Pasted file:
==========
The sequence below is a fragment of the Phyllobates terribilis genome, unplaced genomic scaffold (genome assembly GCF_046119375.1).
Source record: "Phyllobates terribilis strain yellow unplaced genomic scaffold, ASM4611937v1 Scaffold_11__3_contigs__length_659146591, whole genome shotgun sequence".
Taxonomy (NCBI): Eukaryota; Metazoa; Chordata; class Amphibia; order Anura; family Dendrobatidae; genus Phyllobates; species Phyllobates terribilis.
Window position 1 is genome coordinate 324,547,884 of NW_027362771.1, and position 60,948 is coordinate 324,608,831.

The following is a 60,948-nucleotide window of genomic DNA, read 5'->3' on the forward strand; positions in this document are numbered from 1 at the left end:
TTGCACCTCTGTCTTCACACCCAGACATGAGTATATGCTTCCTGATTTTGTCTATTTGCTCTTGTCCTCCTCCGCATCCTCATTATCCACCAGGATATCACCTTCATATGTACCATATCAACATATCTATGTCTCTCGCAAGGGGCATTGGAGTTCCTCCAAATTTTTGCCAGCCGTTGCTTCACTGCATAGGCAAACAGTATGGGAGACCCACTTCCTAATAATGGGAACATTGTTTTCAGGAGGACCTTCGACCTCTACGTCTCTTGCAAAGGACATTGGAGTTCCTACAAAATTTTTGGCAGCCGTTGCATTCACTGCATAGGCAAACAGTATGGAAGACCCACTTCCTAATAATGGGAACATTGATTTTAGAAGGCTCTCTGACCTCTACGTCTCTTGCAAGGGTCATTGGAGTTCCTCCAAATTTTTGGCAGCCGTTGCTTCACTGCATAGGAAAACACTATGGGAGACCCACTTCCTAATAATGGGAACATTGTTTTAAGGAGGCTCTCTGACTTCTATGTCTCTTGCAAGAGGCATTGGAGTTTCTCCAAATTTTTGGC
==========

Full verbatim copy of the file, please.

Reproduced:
The sequence below is a fragment of the Phyllobates terribilis genome, unplaced genomic scaffold (genome assembly GCF_046119375.1).
Source record: "Phyllobates terribilis strain yellow unplaced genomic scaffold, ASM4611937v1 Scaffold_11__3_contigs__length_659146591, whole genome shotgun sequence".
Taxonomy (NCBI): Eukaryota; Metazoa; Chordata; class Amphibia; order Anura; family Dendrobatidae; genus Phyllobates; species Phyllobates terribilis.
Window position 1 is genome coordinate 324,547,884 of NW_027362771.1, and position 60,948 is coordinate 324,608,831.

The following is a 60,948-nucleotide window of genomic DNA, read 5'->3' on the forward strand; positions in this document are numbered from 1 at the left end:
TTGCACCTCTGTCTTCACACCCAGACATGAGTATATGCTTCCTGATTTTGTCTATTTGCTCTTGTCCTCCTCCGCATCCTCATTATCCACCAGGATATCACCTTCATATGTACCATATCAACATATCTATGTCTCTCGCAAGGGGCATTGGAGTTCCTCCAAATTTTTGCCAGCCGTTGCTTCACTGCATAGGCAAACAGTATGGGAGACCCACTTCCTAATAATGGGAACATTGTTTTCAGGAGGACCTTCGACCTCTACGTCTCTTGCAAAGGACATTGGAGTTCCTACAAAATTTTTGGCAGCCGTTGCATTCACTGCATAGGCAAACAGTATGGAAGACCCACTTCCTAATAATGGGAACATTGATTTTAGAAGGCTCTCTGACCTCTACGTCTCTTGCAAGGGTCATTGGAGTTCCTCCAAATTTTTGGCAGCCGTTGCTTCACTGCATAGGAAAACACTATGGGAGACCCACTTCCTAATAATGGGAACATTGTTTTAAGGAGGCTCTCTGACTTCTATGTCTCTTGCAAGAGGCATTGGAGTTTCTCCAAATTTTTGGC